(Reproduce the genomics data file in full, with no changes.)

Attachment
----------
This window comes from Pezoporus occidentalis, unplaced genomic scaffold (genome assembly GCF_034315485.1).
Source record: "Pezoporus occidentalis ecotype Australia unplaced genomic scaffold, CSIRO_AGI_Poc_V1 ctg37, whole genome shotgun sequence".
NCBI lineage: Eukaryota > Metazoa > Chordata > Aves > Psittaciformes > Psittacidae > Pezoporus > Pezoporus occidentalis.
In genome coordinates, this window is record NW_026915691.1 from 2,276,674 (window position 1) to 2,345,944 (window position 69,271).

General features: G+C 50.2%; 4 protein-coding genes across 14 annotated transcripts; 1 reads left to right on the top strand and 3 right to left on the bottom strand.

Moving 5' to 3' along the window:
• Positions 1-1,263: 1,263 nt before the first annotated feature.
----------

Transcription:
This window comes from Pezoporus occidentalis, unplaced genomic scaffold (genome assembly GCF_034315485.1).
Source record: "Pezoporus occidentalis ecotype Australia unplaced genomic scaffold, CSIRO_AGI_Poc_V1 ctg37, whole genome shotgun sequence".
NCBI lineage: Eukaryota > Metazoa > Chordata > Aves > Psittaciformes > Psittacidae > Pezoporus > Pezoporus occidentalis.
In genome coordinates, this window is record NW_026915691.1 from 2,276,674 (window position 1) to 2,345,944 (window position 69,271).

General features: G+C 50.2%; 4 protein-coding genes across 14 annotated transcripts; 1 reads left to right on the top strand and 3 right to left on the bottom strand.

Moving 5' to 3' along the window:
• Positions 1-1,263: 1,263 nt before the first annotated feature.